Posted by: Lisa Hill | April 3, 2021

Baho! by Roland Rugero, translated by Chris Schaefer

Once again, a recommendation from the Johannesburg Review of Books has turned out to be excellent reading.  Baho! by Roland Rugero and beautifully translated by Chris Schaefer, is notable for being the first Burundian fiction translated into English, but there’s much more to it than that.

In 91 short pages this allegory exposes misogyny and the hypocrisy of ‘honour culture’; mob mentality and how it can be swayed by populists; othering and marginalisation; the harm caused by religion and superstition; and—although the 1990s genocide* in Burundi is never mentioned—the fragility of peace after war.

This is the blurb:

When Nyamugari, an adolescent mute, attempts to ask a young woman in rural Burundi for directions to an appropriate place to relieve himself, his gestures are mistaken as premeditation for rape. To the young woman’s community, his fleeing confirms his guilt, setting off a chain reaction of pursuit, mob justice, and Nyamugari’s attempts at explanation. Young Burundian novelist Roland Rugero’s second novel Baho!, the first Burundian novel to ever be translated into English, explores the concepts of miscommunication and justice against the backdrop of war-torn Burundi’s beautiful green hillsides.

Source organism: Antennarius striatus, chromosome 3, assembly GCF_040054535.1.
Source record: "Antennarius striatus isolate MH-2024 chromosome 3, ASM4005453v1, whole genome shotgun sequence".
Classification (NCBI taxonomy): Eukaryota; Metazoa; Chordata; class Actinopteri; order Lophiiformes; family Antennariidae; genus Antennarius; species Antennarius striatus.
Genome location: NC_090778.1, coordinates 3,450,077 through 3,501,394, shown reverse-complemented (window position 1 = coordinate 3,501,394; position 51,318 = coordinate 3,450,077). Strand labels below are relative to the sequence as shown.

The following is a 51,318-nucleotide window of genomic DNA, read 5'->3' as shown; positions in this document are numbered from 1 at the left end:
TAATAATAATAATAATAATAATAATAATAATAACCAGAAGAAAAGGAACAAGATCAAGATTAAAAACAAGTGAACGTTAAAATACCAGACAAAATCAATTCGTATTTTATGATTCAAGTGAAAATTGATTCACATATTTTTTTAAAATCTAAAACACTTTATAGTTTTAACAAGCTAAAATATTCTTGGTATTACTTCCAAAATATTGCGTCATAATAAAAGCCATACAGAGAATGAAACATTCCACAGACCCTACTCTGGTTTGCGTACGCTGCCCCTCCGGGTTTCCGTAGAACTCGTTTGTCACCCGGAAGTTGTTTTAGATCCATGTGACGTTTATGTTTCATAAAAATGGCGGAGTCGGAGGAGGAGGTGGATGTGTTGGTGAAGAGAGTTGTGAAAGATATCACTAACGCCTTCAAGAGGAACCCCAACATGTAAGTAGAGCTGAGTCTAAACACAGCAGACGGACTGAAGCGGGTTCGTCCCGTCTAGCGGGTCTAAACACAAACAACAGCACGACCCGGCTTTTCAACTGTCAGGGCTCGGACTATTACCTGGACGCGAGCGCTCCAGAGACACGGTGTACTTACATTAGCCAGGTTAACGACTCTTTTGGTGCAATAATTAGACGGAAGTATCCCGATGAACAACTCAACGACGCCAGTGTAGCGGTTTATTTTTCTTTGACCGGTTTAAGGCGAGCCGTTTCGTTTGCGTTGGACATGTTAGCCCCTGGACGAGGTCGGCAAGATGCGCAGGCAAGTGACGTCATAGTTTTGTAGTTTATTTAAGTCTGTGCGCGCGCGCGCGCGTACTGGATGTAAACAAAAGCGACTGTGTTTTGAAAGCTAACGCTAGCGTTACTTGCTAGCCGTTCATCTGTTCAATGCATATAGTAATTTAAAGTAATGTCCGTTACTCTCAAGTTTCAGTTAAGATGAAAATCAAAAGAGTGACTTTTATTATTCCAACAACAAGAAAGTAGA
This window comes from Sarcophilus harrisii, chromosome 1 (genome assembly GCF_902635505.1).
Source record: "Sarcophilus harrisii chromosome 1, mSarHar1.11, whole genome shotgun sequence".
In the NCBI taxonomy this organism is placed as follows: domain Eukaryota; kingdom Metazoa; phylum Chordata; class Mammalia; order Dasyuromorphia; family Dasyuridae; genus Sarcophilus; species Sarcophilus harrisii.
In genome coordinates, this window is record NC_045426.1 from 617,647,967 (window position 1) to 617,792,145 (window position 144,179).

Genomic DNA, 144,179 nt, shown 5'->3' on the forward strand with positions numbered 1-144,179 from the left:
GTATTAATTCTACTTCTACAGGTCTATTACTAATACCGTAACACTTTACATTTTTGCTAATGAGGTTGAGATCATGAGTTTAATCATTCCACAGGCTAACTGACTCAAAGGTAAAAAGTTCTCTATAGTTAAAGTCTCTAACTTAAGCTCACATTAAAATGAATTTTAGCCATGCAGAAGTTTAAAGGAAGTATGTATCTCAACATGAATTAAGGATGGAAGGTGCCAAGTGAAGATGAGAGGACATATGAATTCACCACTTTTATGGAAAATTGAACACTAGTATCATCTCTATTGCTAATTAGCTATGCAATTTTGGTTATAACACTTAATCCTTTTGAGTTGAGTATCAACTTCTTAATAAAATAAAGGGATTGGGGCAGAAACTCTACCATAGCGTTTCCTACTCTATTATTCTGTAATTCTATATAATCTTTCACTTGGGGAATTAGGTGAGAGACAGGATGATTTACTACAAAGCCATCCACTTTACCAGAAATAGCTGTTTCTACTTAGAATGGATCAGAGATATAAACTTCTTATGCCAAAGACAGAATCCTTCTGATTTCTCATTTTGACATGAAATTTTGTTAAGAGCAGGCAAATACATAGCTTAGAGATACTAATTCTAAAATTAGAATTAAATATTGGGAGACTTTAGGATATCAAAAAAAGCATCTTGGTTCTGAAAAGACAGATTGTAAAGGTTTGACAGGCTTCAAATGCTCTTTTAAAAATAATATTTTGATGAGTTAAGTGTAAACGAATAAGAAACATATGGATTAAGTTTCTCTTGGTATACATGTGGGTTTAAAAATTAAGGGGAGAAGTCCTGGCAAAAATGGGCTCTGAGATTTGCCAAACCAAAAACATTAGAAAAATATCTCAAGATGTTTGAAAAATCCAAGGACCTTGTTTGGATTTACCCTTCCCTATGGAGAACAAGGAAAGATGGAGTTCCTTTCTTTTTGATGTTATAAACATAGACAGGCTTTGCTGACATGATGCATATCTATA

When Nyamugari flees in dismay, his actions are interpreted as guilt, and the village is outraged. But they are not outraged on the girl’s behalf.  The men, all too busy ogling other women at the same time, are angry that she has been sullied, reducing the market value of investing in a dowry for her.  They consider that all women in the area have been defiled by this act, and that they—the men—are all affected.  These comments put me in mind of actual cases of ‘honour killing’, not just in places like the Middle East and Pakistan, but right here in Australia.

Nyamugari can’t defend himself because he is a loner.  Originally mute for psychological reasons, he was rendered physically mute by a charlatan claiming to offer surgery as a cure.  To make matters worse, a change of teacher who refused to teach someone who could not speak, meant that the boy—despite teaching himself to read and write—never has the opportunity to become part of the community, and after the death of his parents, lives only on the fringes of society.